Why the Cowboys should make Ezekiel Elliott the highest paid RB in NFL history

Pay Ezekiel Elliott.

That's it. That's the article.

If only it were that easy, right? That's actually not the entire column at all, because it's clear not everyone understands how the valuation of NFL players is supposed to work -- forcing me to gleefully expound upon my point. The 24-year-old running back is arguably the best in all of football at his position and has been since being selected fourth-overall by the Dallas Cowboys in 2016. In only three short years, Elliott has landed two NFL rushing titles along with two All-Pro and Pro Bowl nods, and he's averaging 101.2 rushing yards per game for his career, while his 4,048 career rushing yards and 5,247 career yards from scrimmage have also led him to a myriad of broken franchise records.

By the by, he's done all of this despite being sidelined for six games in 2017, and likely would've pulled off the hat trick for each of his honors if not for the suspension.

My colleague Jared Dubin stands on the other side of this argument.

The devaluation narrative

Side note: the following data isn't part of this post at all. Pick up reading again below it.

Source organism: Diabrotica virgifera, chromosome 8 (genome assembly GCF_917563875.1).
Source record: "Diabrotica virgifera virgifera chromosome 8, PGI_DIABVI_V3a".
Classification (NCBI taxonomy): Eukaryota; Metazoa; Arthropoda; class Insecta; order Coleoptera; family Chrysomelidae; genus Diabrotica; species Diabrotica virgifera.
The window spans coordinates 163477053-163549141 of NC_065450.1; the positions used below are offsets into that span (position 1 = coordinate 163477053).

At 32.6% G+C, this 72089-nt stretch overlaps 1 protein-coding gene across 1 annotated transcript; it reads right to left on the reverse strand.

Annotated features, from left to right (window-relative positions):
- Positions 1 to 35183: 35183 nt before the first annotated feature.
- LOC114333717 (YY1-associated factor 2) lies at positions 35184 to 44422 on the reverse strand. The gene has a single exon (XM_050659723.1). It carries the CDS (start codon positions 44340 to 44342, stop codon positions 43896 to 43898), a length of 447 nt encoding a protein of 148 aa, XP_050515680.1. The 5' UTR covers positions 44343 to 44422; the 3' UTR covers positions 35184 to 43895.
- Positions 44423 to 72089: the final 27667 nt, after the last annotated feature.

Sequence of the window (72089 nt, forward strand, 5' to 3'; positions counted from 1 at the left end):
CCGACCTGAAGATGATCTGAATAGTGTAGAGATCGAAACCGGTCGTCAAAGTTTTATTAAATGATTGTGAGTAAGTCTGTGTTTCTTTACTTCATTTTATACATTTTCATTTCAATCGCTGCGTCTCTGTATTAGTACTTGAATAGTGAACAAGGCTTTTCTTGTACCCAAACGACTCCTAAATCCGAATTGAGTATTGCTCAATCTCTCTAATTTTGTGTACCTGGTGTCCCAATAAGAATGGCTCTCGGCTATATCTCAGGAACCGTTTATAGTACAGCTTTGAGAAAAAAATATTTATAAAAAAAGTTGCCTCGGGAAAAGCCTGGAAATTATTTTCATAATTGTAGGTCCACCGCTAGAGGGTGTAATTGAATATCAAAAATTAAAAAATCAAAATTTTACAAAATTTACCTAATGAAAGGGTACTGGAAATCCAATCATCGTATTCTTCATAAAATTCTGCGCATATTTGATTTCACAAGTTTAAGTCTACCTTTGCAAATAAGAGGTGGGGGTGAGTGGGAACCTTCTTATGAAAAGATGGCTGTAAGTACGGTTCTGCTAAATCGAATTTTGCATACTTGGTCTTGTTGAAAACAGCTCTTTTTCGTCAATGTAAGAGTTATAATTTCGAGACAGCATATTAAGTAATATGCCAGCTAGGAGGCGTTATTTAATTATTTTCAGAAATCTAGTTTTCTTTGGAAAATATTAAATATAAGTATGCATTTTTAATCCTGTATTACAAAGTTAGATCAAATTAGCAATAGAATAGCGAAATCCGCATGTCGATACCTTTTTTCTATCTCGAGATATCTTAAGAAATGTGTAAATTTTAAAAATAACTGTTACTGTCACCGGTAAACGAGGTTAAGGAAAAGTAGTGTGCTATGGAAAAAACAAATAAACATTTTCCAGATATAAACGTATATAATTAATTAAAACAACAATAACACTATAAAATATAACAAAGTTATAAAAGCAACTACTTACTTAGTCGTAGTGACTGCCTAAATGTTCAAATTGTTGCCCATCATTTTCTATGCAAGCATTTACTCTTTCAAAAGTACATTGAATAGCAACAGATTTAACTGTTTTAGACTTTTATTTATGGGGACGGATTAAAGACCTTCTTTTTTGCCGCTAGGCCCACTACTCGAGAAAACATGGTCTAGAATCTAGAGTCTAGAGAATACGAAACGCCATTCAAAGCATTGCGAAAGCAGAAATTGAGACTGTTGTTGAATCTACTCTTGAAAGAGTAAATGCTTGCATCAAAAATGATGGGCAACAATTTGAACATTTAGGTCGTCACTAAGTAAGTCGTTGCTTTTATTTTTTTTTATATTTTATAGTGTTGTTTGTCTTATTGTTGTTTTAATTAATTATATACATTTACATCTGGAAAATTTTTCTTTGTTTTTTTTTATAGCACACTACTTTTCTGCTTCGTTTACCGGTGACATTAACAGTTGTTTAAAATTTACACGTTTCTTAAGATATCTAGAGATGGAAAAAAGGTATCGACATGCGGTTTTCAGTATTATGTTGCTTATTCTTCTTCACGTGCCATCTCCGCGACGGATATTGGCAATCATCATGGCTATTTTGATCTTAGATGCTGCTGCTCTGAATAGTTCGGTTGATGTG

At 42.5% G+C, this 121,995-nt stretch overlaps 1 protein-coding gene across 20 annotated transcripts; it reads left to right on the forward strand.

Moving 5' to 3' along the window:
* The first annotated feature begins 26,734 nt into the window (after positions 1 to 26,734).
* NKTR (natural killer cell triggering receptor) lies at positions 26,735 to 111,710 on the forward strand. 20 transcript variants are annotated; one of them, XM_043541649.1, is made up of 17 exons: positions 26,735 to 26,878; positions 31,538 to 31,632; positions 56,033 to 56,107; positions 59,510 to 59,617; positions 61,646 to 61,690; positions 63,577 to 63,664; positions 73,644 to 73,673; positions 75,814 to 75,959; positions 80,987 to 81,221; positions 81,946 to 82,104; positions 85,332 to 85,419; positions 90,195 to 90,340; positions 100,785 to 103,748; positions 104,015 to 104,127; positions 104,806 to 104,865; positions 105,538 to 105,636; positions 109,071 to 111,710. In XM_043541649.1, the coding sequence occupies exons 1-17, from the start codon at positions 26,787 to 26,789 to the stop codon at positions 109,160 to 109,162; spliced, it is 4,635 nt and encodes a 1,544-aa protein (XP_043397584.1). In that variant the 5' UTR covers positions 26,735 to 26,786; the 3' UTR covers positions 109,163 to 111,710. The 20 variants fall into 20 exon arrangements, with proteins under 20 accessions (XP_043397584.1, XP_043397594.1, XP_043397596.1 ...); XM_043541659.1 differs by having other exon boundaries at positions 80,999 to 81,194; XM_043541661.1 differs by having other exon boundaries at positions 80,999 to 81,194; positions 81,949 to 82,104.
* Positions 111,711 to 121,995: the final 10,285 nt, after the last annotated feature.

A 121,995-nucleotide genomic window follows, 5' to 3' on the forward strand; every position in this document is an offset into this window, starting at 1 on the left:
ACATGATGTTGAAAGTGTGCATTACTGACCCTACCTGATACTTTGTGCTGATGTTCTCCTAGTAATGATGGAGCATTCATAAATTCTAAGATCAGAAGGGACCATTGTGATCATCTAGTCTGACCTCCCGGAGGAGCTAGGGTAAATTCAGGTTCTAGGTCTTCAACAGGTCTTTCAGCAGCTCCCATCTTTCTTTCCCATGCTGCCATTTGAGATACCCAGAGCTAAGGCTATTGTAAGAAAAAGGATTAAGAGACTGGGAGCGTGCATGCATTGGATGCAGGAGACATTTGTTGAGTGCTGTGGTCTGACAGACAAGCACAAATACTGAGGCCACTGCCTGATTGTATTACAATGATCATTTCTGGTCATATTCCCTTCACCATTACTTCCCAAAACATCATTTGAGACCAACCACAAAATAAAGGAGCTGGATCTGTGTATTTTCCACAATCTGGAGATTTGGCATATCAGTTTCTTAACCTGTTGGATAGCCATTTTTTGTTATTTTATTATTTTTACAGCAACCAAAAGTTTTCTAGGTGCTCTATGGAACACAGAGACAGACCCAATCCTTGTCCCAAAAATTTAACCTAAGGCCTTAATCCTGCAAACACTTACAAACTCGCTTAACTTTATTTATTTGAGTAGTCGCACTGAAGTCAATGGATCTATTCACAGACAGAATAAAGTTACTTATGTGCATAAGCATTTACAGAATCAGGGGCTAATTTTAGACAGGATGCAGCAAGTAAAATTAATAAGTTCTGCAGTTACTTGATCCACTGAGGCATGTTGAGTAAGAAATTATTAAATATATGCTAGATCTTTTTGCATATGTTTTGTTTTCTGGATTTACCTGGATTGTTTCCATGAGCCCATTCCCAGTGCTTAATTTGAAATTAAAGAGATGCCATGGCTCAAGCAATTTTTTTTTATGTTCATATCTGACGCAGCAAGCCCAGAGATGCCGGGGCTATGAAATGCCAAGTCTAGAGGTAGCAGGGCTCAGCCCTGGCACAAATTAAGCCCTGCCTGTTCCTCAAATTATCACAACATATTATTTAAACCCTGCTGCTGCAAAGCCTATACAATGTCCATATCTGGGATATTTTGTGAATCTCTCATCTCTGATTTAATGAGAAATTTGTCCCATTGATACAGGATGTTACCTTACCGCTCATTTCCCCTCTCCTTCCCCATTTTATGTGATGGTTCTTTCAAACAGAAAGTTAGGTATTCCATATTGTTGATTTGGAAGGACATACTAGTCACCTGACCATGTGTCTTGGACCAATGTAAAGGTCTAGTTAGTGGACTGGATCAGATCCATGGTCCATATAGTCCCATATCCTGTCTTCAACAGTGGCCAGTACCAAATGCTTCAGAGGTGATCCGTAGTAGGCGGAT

Yes, theoretically speaking, running backs are less valuable than say, a quarterback or a wide receiver. It is a pass-happy league now, obviously, but the problem is one size doesn't fit all. The Cowboys are most definitely the exception to the rule, because they're designed as a run-first offense whose goal is to wear opponents down with time of possession. As a matter of fact, they're still running a playbook that includes plays from Ernie Zampese -- the team's offensive coordinator from 1994-1997 whom current head coach Jason Garrett studied under as backup QB at the time. You can expect more misdirection and trickery from newly-promoted offensive coordinator Kellen Moore, but the playbook and the offensive schemes remain the same, and that means having a halfback that isn't simply a generational talent, but also a potential Hall of Famer in the making.